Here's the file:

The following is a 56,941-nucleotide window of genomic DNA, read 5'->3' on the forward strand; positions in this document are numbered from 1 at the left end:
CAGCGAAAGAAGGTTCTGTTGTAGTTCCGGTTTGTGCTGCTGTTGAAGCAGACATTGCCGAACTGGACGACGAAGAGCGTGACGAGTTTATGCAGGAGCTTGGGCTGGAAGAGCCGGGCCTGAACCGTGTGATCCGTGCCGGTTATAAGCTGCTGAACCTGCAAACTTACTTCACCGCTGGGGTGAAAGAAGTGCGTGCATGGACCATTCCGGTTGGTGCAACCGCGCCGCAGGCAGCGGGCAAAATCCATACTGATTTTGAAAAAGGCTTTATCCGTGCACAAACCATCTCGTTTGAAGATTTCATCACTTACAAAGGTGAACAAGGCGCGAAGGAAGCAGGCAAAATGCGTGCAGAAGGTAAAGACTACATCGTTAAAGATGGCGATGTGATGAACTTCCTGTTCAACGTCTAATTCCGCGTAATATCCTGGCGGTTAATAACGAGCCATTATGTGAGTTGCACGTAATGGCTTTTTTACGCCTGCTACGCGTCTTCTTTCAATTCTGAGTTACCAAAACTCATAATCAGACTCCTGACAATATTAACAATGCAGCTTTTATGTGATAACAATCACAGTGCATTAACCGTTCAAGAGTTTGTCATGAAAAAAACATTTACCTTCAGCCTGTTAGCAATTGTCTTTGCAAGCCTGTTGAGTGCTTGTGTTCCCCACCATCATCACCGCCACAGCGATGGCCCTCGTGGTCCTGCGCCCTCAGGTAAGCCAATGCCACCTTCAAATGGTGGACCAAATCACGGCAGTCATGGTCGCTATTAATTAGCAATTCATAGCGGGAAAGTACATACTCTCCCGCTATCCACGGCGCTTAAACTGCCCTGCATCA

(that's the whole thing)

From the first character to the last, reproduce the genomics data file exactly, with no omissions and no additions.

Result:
The following is a 56,941-nucleotide window of genomic DNA, read 5'->3' on the forward strand; positions in this document are numbered from 1 at the left end:
CAGCGAAAGAAGGTTCTGTTGTAGTTCCGGTTTGTGCTGCTGTTGAAGCAGACATTGCCGAACTGGACGACGAAGAGCGTGACGAGTTTATGCAGGAGCTTGGGCTGGAAGAGCCGGGCCTGAACCGTGTGATCCGTGCCGGTTATAAGCTGCTGAACCTGCAAACTTACTTCACCGCTGGGGTGAAAGAAGTGCGTGCATGGACCATTCCGGTTGGTGCAACCGCGCCGCAGGCAGCGGGCAAAATCCATACTGATTTTGAAAAAGGCTTTATCCGTGCACAAACCATCTCGTTTGAAGATTTCATCACTTACAAAGGTGAACAAGGCGCGAAGGAAGCAGGCAAAATGCGTGCAGAAGGTAAAGACTACATCGTTAAAGATGGCGATGTGATGAACTTCCTGTTCAACGTCTAATTCCGCGTAATATCCTGGCGGTTAATAACGAGCCATTATGTGAGTTGCACGTAATGGCTTTTTTACGCCTGCTACGCGTCTTCTTTCAATTCTGAGTTACCAAAACTCATAATCAGACTCCTGACAATATTAACAATGCAGCTTTTATGTGATAACAATCACAGTGCATTAACCGTTCAAGAGTTTGTCATGAAAAAAACATTTACCTTCAGCCTGTTAGCAATTGTCTTTGCAAGCCTGTTGAGTGCTTGTGTTCCCCACCATCATCACCGCCACAGCGATGGCCCTCGTGGTCCTGCGCCCTCAGGTAAGCCAATGCCACCTTCAAATGGTGGACCAAATCACGGCAGTCATGGTCGCTATTAATTAGCAATTCATAGCGGGAAAGTACATACTCTCCCGCTATCCACGGCGCTTAAACTGCCCTGCATCA